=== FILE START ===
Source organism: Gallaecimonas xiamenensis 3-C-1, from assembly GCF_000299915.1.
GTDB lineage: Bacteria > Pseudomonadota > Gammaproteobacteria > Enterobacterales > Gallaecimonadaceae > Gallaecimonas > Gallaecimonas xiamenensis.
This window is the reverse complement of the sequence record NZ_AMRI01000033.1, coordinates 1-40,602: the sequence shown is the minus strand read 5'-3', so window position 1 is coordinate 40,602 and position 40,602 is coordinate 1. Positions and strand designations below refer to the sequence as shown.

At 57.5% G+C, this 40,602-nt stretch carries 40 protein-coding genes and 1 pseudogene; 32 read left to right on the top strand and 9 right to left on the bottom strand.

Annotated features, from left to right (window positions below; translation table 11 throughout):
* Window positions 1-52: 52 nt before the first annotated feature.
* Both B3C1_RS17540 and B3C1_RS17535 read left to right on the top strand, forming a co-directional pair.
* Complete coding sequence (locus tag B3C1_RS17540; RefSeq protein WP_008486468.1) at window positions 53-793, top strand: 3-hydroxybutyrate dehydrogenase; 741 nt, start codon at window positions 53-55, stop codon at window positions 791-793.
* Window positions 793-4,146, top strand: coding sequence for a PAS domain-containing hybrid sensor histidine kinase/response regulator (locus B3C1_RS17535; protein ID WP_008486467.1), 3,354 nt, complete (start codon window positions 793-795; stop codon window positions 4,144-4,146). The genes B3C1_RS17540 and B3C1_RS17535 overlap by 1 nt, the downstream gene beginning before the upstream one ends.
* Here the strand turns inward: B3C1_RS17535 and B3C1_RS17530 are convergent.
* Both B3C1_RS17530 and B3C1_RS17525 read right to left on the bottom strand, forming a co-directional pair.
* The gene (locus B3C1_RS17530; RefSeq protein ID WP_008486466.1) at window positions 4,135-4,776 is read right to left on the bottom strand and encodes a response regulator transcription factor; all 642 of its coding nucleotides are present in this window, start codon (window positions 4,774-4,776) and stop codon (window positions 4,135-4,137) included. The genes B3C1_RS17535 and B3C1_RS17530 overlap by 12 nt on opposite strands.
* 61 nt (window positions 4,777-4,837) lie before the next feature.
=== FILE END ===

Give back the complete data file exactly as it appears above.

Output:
Source organism: Gallaecimonas xiamenensis 3-C-1, from assembly GCF_000299915.1.
GTDB lineage: Bacteria > Pseudomonadota > Gammaproteobacteria > Enterobacterales > Gallaecimonadaceae > Gallaecimonas > Gallaecimonas xiamenensis.
This window is the reverse complement of the sequence record NZ_AMRI01000033.1, coordinates 1-40,602: the sequence shown is the minus strand read 5'-3', so window position 1 is coordinate 40,602 and position 40,602 is coordinate 1. Positions and strand designations below refer to the sequence as shown.

At 57.5% G+C, this 40,602-nt stretch carries 40 protein-coding genes and 1 pseudogene; 32 read left to right on the top strand and 9 right to left on the bottom strand.

Annotated features, from left to right (window positions below; translation table 11 throughout):
* Window positions 1-52: 52 nt before the first annotated feature.
* Both B3C1_RS17540 and B3C1_RS17535 read left to right on the top strand, forming a co-directional pair.
* Complete coding sequence (locus tag B3C1_RS17540; RefSeq protein WP_008486468.1) at window positions 53-793, top strand: 3-hydroxybutyrate dehydrogenase; 741 nt, start codon at window positions 53-55, stop codon at window positions 791-793.
* Window positions 793-4,146, top strand: coding sequence for a PAS domain-containing hybrid sensor histidine kinase/response regulator (locus B3C1_RS17535; protein ID WP_008486467.1), 3,354 nt, complete (start codon window positions 793-795; stop codon window positions 4,144-4,146). The genes B3C1_RS17540 and B3C1_RS17535 overlap by 1 nt, the downstream gene beginning before the upstream one ends.
* Here the strand turns inward: B3C1_RS17535 and B3C1_RS17530 are convergent.
* Both B3C1_RS17530 and B3C1_RS17525 read right to left on the bottom strand, forming a co-directional pair.
* The gene (locus B3C1_RS17530; RefSeq protein ID WP_008486466.1) at window positions 4,135-4,776 is read right to left on the bottom strand and encodes a response regulator transcription factor; all 642 of its coding nucleotides are present in this window, start codon (window positions 4,774-4,776) and stop codon (window positions 4,135-4,137) included. The genes B3C1_RS17535 and B3C1_RS17530 overlap by 12 nt on opposite strands.
* 61 nt (window positions 4,777-4,837) lie before the next feature.